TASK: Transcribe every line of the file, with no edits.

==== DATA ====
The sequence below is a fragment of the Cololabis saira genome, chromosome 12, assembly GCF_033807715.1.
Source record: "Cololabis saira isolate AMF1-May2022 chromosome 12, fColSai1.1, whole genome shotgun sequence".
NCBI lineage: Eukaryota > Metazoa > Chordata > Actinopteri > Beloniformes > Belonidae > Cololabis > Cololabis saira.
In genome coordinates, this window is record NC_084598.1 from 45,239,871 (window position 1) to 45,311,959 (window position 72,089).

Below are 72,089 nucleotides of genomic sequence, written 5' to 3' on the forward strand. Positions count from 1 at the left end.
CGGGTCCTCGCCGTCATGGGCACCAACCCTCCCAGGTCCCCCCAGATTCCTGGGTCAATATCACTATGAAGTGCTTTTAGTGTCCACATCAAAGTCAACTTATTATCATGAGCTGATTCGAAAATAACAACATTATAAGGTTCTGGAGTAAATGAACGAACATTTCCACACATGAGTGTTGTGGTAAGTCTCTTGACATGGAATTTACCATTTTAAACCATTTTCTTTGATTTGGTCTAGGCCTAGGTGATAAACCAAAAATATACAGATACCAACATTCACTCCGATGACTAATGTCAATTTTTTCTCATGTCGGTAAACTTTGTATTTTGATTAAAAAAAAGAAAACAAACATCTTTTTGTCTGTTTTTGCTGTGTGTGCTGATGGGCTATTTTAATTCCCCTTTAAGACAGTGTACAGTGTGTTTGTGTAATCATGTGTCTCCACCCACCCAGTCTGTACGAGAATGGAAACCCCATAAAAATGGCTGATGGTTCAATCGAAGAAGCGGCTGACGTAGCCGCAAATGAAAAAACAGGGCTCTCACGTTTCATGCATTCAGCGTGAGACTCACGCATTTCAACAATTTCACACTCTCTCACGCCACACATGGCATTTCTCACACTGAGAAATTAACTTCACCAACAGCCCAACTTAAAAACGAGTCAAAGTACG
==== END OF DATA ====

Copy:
The sequence below is a fragment of the Cololabis saira genome, chromosome 12, assembly GCF_033807715.1.
Source record: "Cololabis saira isolate AMF1-May2022 chromosome 12, fColSai1.1, whole genome shotgun sequence".
NCBI lineage: Eukaryota > Metazoa > Chordata > Actinopteri > Beloniformes > Belonidae > Cololabis > Cololabis saira.
In genome coordinates, this window is record NC_084598.1 from 45,239,871 (window position 1) to 45,311,959 (window position 72,089).

Below are 72,089 nucleotides of genomic sequence, written 5' to 3' on the forward strand. Positions count from 1 at the left end.
CGGGTCCTCGCCGTCATGGGCACCAACCCTCCCAGGTCCCCCCAGATTCCTGGGTCAATATCACTATGAAGTGCTTTTAGTGTCCACATCAAAGTCAACTTATTATCATGAGCTGATTCGAAAATAACAACATTATAAGGTTCTGGAGTAAATGAACGAACATTTCCACACATGAGTGTTGTGGTAAGTCTCTTGACATGGAATTTACCATTTTAAACCATTTTCTTTGATTTGGTCTAGGCCTAGGTGATAAACCAAAAATATACAGATACCAACATTCACTCCGATGACTAATGTCAATTTTTTCTCATGTCGGTAAACTTTGTATTTTGATTAAAAAAAAGAAAACAAACATCTTTTTGTCTGTTTTTGCTGTGTGTGCTGATGGGCTATTTTAATTCCCCTTTAAGACAGTGTACAGTGTGTTTGTGTAATCATGTGTCTCCACCCACCCAGTCTGTACGAGAATGGAAACCCCATAAAAATGGCTGATGGTTCAATCGAAGAAGCGGCTGACGTAGCCGCAAATGAAAAAACAGGGCTCTCACGTTTCATGCATTCAGCGTGAGACTCACGCATTTCAACAATTTCACACTCTCTCACGCCACACATGGCATTTCTCACACTGAGAAATTAACTTCACCAACAGCCCAACTTAAAAACGAGTCAAAGTACG